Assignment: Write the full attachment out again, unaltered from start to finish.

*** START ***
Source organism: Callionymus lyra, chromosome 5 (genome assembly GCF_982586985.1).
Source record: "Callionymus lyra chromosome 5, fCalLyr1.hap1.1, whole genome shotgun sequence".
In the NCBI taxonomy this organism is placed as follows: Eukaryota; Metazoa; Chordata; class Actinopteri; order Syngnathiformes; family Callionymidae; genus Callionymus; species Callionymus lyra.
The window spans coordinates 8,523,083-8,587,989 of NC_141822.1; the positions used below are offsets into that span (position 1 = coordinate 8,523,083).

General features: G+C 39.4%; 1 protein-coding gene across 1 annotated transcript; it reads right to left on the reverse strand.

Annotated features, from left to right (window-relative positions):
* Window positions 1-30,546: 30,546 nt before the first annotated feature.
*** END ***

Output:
Source organism: Callionymus lyra, chromosome 5 (genome assembly GCF_982586985.1).
Source record: "Callionymus lyra chromosome 5, fCalLyr1.hap1.1, whole genome shotgun sequence".
In the NCBI taxonomy this organism is placed as follows: Eukaryota; Metazoa; Chordata; class Actinopteri; order Syngnathiformes; family Callionymidae; genus Callionymus; species Callionymus lyra.
The window spans coordinates 8,523,083-8,587,989 of NC_141822.1; the positions used below are offsets into that span (position 1 = coordinate 8,523,083).

General features: G+C 39.4%; 1 protein-coding gene across 1 annotated transcript; it reads right to left on the reverse strand.

Annotated features, from left to right (window-relative positions):
* Window positions 1-30,546: 30,546 nt before the first annotated feature.